The original APD was a masterpiece of confusion. The administrative paperwork and enforcement must have been a nightmare, and a waste of many hours of productivity. Moreover, this editor could not find any detailed info to show how much revenue the APD actually generated annually, nor a comparative analysis of how it impacted on specific destinations.

Governments do not change tax structures lightly. The overall objective of the UK budget is to create fairness and help improve the lot of the so-called hard-working man. Hence the tax system is designed to help lower income people while taxing the rich. This has to be done within the broader context of global economic conditions and the desire to retain the UK competitive advantage for business and investment. Other key drivers of the UK budget include controlling immigration, promoting health and education and infrastructure development.

Like anywhere else, UK tax bureaucrats have to expend their energies in a time- and cost- effective way so that they collect maximum amount of tax in the least possible time. They also have to balance this against external tax-cut pressures from politicians, businesses and industry groups. A “reform” of the APD now makes this possible. By simply reducing its administrative complexity, the bureaucrats have freed up some time, the politicians look like they’ve done the industry a big favour, PATA and the other travel industry groups calling for the tax cuts can claim victory.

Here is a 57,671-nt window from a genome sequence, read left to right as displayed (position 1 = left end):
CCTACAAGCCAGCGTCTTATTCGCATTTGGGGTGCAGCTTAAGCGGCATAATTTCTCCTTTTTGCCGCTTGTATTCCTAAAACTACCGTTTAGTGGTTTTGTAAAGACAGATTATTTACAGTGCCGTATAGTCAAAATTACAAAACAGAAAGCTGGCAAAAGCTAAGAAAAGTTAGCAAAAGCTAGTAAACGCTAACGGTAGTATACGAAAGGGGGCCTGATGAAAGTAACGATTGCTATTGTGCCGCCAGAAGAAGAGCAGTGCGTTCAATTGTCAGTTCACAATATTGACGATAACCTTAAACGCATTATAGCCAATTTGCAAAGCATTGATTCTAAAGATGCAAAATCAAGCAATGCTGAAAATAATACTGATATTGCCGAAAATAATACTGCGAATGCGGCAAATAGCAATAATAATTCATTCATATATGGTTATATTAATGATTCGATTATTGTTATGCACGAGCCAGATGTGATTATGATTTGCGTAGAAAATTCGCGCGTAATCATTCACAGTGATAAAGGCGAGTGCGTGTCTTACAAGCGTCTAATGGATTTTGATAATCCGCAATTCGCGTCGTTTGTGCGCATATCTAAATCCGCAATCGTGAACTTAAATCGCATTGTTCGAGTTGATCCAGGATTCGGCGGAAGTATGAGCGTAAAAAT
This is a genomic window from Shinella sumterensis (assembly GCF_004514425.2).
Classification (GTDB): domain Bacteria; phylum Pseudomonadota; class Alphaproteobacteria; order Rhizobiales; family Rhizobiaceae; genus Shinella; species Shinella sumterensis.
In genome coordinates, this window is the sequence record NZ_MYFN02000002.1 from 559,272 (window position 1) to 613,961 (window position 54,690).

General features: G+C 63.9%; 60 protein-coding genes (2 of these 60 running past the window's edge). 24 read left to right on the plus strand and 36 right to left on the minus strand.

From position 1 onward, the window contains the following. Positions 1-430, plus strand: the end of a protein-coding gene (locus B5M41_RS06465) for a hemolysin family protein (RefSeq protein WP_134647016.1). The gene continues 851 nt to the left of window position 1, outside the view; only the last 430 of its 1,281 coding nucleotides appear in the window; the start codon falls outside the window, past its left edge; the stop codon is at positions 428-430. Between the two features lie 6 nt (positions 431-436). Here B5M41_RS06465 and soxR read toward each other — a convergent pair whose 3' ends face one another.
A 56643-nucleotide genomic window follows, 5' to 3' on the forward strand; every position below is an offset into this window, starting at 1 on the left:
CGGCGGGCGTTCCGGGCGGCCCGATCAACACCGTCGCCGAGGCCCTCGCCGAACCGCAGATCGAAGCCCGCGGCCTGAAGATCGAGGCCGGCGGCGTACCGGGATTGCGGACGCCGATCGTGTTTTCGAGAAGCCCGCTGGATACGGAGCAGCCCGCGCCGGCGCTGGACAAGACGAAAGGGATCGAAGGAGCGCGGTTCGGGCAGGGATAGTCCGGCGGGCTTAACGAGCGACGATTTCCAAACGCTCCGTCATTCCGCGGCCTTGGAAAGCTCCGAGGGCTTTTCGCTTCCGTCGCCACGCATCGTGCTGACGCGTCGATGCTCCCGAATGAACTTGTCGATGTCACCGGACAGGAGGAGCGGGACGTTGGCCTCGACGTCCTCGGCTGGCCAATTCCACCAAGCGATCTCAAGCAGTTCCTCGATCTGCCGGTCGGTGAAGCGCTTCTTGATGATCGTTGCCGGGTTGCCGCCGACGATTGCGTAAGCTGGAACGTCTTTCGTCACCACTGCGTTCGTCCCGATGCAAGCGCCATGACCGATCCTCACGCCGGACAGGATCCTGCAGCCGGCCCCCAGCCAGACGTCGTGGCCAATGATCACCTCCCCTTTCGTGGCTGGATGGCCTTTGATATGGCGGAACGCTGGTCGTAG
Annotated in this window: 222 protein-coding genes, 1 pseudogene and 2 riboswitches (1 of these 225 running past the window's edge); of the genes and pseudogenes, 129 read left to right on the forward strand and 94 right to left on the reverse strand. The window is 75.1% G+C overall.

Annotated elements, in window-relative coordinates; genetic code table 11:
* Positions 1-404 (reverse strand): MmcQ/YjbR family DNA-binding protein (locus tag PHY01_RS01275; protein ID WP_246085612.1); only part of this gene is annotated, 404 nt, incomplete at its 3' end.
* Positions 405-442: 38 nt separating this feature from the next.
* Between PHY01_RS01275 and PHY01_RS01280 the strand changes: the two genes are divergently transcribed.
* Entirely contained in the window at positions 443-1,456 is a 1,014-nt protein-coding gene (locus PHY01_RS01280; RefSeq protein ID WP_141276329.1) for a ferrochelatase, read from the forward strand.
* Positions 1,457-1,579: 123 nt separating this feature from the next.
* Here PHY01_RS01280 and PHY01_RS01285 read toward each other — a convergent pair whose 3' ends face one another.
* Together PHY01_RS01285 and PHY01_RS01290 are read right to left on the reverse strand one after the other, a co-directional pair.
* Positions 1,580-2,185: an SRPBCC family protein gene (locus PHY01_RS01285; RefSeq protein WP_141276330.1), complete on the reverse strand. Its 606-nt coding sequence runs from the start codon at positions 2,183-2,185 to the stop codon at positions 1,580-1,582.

But the tax remains in place.

While actual results will not be known until after the reform takes effect, it will give short haul destinations a huge competitive advantage. Travel agents will recommend their clients to North Africa, Greece and Spain because it is much cheaper. These destinations will also step up their marketing campaigns. That may not be very good for the Asia Pacific. Although long haul destinations beyond 4,000 miles will have a more level playing field, in the final analysis, the final choice of destinations is based on other factors such as the word-of-mouth recommendations, strength of marketing campaigns, aviation access, value for money, safety & security issues, etc.

Thailand is a clear example – the APD had no impact on UK visitors. In fact, over the last five years, the UK overtook Germany as the top source-market from Europe and has only just been overtaken in turn by much more voluminous flows generating from Russia.

A real victory would have been elimination of the APD entirely. However, as PATA, along with IATA, UNWTO and other members of the Global Travel Association Coalition, are claiming victory anyway, here are some key issues they may choose to address next: